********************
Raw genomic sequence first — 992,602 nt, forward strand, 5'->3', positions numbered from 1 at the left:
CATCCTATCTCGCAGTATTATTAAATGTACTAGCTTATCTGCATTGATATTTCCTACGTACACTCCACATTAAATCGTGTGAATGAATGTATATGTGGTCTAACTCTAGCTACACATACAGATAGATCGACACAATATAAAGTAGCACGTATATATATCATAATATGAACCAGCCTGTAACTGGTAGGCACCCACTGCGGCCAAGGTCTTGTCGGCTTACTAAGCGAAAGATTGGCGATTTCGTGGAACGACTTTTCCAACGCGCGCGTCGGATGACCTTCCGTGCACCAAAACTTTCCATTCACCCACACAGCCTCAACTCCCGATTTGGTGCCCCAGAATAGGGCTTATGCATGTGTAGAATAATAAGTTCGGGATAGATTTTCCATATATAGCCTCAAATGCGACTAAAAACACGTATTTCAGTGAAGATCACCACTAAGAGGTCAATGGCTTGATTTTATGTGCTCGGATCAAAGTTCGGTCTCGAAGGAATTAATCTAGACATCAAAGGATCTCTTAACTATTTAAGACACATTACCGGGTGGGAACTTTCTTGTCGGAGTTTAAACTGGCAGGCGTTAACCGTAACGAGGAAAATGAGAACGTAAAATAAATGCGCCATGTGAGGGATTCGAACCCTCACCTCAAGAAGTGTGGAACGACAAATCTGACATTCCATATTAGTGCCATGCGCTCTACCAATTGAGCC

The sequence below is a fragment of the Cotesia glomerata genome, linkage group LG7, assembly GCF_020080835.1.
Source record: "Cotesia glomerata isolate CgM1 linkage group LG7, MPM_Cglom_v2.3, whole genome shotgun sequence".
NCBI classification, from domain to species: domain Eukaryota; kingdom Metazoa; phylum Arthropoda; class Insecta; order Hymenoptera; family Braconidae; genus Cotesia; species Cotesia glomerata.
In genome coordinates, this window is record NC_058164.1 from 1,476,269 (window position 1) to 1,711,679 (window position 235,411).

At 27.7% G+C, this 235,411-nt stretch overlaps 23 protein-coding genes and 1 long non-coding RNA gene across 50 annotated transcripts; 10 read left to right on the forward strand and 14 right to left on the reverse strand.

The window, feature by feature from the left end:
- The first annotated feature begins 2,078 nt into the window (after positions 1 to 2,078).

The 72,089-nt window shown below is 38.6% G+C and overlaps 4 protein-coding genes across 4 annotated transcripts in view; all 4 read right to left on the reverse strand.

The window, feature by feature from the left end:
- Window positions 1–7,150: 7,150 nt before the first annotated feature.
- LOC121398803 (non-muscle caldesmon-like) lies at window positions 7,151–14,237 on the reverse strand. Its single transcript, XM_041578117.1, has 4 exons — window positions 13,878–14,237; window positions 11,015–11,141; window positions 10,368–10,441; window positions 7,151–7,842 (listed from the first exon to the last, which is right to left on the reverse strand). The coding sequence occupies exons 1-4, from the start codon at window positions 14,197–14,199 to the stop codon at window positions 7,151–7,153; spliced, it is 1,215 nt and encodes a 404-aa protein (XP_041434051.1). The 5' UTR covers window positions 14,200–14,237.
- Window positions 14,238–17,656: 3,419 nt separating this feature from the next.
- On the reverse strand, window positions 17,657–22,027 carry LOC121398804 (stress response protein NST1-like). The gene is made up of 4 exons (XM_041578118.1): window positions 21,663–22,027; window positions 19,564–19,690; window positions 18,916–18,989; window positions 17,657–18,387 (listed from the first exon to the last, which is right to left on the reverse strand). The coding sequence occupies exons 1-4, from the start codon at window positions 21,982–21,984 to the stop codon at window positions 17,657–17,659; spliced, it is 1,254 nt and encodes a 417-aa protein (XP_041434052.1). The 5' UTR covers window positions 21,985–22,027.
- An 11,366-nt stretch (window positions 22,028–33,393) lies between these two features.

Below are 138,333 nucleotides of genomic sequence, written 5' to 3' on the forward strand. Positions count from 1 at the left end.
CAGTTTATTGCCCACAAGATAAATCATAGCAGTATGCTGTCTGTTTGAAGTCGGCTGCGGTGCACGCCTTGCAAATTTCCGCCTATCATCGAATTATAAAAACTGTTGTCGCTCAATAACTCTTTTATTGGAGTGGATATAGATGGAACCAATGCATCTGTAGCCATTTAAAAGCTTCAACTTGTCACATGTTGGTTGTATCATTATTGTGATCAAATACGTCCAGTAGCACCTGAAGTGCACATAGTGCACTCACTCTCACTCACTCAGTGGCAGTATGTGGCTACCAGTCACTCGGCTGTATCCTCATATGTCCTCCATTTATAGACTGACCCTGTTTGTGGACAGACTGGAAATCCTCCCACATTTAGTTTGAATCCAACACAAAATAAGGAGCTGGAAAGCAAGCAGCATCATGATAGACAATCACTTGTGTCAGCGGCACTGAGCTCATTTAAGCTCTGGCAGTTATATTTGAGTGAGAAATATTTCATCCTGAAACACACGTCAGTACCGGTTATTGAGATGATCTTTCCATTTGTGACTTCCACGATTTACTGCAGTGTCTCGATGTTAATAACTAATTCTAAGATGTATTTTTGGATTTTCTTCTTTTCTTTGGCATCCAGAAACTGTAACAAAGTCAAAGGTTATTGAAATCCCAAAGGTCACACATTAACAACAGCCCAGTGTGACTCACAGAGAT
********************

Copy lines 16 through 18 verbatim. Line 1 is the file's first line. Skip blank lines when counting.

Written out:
- An 11,366-nt stretch (window positions 22,028–33,393) lies between these two features.

Below are 138,333 nucleotides of genomic sequence, written 5' to 3' on the forward strand. Positions count from 1 at the left end.
CAGTTTATTGCCCACAAGATAAATCATAGCAGTATGCTGTCTGTTTGAAGTCGGCTGCGGTGCACGCCTTGCAAATTTCCGCCTATCATCGAATTATAAAAACTGTTGTCGCTCAATAACTCTTTTATTGGAGTGGATATAGATGGAACCAATGCATCTGTAGCCATTTAAAAGCTTCAACTTGTCACATGTTGGTTGTATCATTATTGTGATCAAATACGTCCAGTAGCACCTGAAGTGCACATAGTGCACTCACTCTCACTCACTCAGTGGCAGTATGTGGCTACCAGTCACTCGGCTGTATCCTCATATGTCCTCCATTTATAGACTGACCCTGTTTGTGGACAGACTGGAAATCCTCCCACATTTAGTTTGAATCCAACACAAAATAAGGAGCTGGAAAGCAAGCAGCATCATGATAGACAATCACTTGTGTCAGCGGCACTGAGCTCATTTAAGCTCTGGCAGTTATATTTGAGTGAGAAATATTTCATCCTGAAACACACGTCAGTACCGGTTATTGAGATGATCTTTCCATTTGTGACTTCCACGATTTACTGCAGTGTCTCGATGTTAATAACTAATTCTAAGATGTATTTTTGGATTTTCTTCTTTTCTTTGGCATCCAGAAACTGTAACAAAGTCAAAGGTTATTGAAATCCCAAAGGTCACACATTAACAACAGCCCAGTGTGACTCACAGAGAT